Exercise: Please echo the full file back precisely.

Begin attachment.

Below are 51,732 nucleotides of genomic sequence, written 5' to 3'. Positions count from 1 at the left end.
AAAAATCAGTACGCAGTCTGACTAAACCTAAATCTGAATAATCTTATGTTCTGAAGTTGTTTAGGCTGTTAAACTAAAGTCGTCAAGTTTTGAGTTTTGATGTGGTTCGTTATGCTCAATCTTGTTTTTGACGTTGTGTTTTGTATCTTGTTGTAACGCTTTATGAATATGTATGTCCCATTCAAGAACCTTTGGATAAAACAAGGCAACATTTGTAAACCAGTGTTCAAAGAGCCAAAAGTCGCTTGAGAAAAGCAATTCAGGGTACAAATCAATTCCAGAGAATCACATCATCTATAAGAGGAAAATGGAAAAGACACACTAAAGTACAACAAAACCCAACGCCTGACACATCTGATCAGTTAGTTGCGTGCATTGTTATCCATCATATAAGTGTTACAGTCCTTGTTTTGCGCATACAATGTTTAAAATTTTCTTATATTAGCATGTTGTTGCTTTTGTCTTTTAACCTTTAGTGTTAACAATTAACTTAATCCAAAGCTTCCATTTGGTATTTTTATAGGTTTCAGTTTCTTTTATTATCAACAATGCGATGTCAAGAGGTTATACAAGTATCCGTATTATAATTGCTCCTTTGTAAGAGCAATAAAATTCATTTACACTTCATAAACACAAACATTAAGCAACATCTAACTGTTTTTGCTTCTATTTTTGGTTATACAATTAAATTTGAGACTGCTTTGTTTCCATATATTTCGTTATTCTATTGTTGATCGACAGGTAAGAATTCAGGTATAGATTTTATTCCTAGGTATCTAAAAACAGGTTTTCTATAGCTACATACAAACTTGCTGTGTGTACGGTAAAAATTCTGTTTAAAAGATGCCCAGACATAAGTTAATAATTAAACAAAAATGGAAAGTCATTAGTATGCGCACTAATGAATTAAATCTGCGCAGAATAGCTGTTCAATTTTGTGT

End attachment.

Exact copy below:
Below are 51,732 nucleotides of genomic sequence, written 5' to 3'. Positions count from 1 at the left end.
AAAAATCAGTACGCAGTCTGACTAAACCTAAATCTGAATAATCTTATGTTCTGAAGTTGTTTAGGCTGTTAAACTAAAGTCGTCAAGTTTTGAGTTTTGATGTGGTTCGTTATGCTCAATCTTGTTTTTGACGTTGTGTTTTGTATCTTGTTGTAACGCTTTATGAATATGTATGTCCCATTCAAGAACCTTTGGATAAAACAAGGCAACATTTGTAAACCAGTGTTCAAAGAGCCAAAAGTCGCTTGAGAAAAGCAATTCAGGGTACAAATCAATTCCAGAGAATCACATCATCTATAAGAGGAAAATGGAAAAGACACACTAAAGTACAACAAAACCCAACGCCTGACACATCTGATCAGTTAGTTGCGTGCATTGTTATCCATCATATAAGTGTTACAGTCCTTGTTTTGCGCATACAATGTTTAAAATTTTCTTATATTAGCATGTTGTTGCTTTTGTCTTTTAACCTTTAGTGTTAACAATTAACTTAATCCAAAGCTTCCATTTGGTATTTTTATAGGTTTCAGTTTCTTTTATTATCAACAATGCGATGTCAAGAGGTTATACAAGTATCCGTATTATAATTGCTCCTTTGTAAGAGCAATAAAATTCATTTACACTTCATAAACACAAACATTAAGCAACATCTAACTGTTTTTGCTTCTATTTTTGGTTATACAATTAAATTTGAGACTGCTTTGTTTCCATATATTTCGTTATTCTATTGTTGATCGACAGGTAAGAATTCAGGTATAGATTTTATTCCTAGGTATCTAAAAACAGGTTTTCTATAGCTACATACAAACTTGCTGTGTGTACGGTAAAAATTCTGTTTAAAAGATGCCCAGACATAAGTTAATAATTAAACAAAAATGGAAAGTCATTAGTATGCGCACTAATGAATTAAATCTGCGCAGAATAGCTGTTCAATTTTGTGT